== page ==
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Forking and Pushing Changes to a Remote Repository using Git and GitHub

“Git” is a version control tool, to make a slightly less than one-to-one comparison, it’s like a Google Docs for code.

First Things First: What is Git?

“Git” is a version control tool, to make a slightly less than one-to-one comparison, it’s like a Google Docs for code. It allows you to record the history of changes that have been made to a codebase, and tracks who made those changes as well as when. It makes it easy to revert back to a previously working state in case a change goes wrong and overall makes collaborating on code projects easier for everyone involved.

When using Git, the code you use is stored in what’s called a “Repository”. Repositories can either be stored remotely or locally, and the typical workflow when collaborating using Git consists of modifying code within your local repository and then “pushing” those changes to the remote repository where the most up-to-date code for the project will be stored. The benefits of using a remote repository are High Availability and the elimination of a Single Point of Failure. No single person holds the most up-to-date code, and the code can be accessed at anytime and anywhere.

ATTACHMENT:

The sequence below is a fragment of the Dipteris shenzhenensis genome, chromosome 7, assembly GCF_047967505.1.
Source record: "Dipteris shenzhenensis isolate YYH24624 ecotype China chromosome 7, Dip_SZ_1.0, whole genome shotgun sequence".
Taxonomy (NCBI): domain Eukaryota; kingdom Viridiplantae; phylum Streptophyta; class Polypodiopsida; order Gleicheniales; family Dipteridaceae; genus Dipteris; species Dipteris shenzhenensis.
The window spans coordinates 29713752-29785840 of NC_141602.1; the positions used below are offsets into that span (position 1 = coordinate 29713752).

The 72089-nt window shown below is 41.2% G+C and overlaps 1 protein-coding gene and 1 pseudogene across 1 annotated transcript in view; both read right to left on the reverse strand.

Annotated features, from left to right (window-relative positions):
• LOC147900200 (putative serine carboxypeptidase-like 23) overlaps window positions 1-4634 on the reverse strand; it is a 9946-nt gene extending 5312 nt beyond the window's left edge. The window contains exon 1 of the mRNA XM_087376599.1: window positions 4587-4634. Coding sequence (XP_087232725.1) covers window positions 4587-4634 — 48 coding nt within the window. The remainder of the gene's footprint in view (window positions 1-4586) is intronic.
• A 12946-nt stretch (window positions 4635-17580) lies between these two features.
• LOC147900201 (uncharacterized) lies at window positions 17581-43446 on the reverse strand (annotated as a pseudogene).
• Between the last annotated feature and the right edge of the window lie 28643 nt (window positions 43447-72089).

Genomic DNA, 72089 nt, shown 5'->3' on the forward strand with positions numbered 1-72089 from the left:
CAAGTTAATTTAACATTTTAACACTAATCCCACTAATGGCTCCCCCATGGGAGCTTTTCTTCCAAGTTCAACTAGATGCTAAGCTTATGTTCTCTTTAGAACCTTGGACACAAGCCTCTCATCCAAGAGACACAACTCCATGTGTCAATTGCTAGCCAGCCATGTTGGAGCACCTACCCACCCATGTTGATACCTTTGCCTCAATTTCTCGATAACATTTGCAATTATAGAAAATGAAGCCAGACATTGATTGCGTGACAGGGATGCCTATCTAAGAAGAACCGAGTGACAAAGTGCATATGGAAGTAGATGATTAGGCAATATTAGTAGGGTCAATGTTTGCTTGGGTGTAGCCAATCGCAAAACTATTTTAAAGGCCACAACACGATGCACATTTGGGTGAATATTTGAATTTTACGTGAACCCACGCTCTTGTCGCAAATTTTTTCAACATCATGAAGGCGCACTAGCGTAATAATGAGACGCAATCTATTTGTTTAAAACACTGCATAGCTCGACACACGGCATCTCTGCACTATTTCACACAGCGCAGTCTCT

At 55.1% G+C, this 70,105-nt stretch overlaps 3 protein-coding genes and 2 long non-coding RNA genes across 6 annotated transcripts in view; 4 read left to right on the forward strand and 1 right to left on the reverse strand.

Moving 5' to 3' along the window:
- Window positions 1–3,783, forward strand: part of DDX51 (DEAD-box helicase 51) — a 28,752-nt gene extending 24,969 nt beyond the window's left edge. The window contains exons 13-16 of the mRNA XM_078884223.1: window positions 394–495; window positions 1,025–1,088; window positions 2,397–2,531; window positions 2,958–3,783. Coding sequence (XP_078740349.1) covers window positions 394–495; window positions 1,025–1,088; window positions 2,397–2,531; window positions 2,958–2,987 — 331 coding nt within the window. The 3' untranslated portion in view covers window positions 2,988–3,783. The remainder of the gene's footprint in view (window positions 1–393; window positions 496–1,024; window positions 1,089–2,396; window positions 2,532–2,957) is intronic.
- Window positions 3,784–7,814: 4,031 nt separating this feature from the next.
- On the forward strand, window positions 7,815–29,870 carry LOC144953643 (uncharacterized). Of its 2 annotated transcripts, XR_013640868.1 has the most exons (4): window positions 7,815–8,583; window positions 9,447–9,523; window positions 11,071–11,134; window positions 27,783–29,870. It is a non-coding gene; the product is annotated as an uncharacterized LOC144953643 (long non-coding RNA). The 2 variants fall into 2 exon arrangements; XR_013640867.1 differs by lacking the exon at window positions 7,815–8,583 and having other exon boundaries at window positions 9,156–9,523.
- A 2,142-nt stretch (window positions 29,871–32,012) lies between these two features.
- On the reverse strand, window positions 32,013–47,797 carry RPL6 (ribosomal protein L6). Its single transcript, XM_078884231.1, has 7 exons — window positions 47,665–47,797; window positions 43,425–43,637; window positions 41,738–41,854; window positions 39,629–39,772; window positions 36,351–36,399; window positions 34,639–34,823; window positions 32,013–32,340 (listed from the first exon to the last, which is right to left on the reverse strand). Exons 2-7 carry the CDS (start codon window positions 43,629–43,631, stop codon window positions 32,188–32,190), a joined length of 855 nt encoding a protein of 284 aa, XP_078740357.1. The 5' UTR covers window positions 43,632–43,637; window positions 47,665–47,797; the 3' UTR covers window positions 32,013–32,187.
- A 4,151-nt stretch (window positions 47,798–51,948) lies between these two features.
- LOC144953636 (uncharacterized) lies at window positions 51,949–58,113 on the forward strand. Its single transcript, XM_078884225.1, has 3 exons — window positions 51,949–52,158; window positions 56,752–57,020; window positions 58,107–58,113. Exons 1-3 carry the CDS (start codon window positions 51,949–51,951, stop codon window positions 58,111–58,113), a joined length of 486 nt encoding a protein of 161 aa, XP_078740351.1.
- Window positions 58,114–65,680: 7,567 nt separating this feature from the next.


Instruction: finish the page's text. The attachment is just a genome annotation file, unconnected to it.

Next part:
Okay, so then what is GitHub?

You can think of GitHub as a GUI (Graphical User Interface) extension of Git, they are different things. You can use Git without ever using GitHub, but you can’t use GitHub without using Git. In addition to adding a GUI for Git, GitHub has integration with different DevOps tools, as well as other extensions to make collaborating on different projects easier. Overall, GitHub is a catalyst for open-source projects and social coding.

Now that you know a little about Git and GitHub, let's jump into Forking!


To set the scene for this specific practice scenario: You are working for a Tech Startup called “Level Up in Tech”, your team has tasked you with editing and changing code from your Level Up In Tech team repository. After making changes, the team would like to manually check the code before putting it into production.

Tasks (In order):

1: Fork the Level Up In Tech repo

2: Clone the forked repo to your local server environment

3: Using Vim, create a change in the file that is in the repo directory

4: Save the file and add to your local repo, then commit the file

5: Push the file back to your own GitHub repo

6: Send a pull request to merge with Level Up In Tech production repo

(In addition to these tasks they also sent you a “Good Luck!” message for positive reinforcement)


~A machine with Git installed
~Vim or an IDE
~A GitHub Account
~Beginner Understanding of Bash

Quick Aside- Branches and Forks:

If you’re at all familiar with Git, you will know that there are what’s called ‘branches’ and they are very similar to forks. Throughout the course of this exercise we will be creating both, so it’s probably best to explain them before creating them.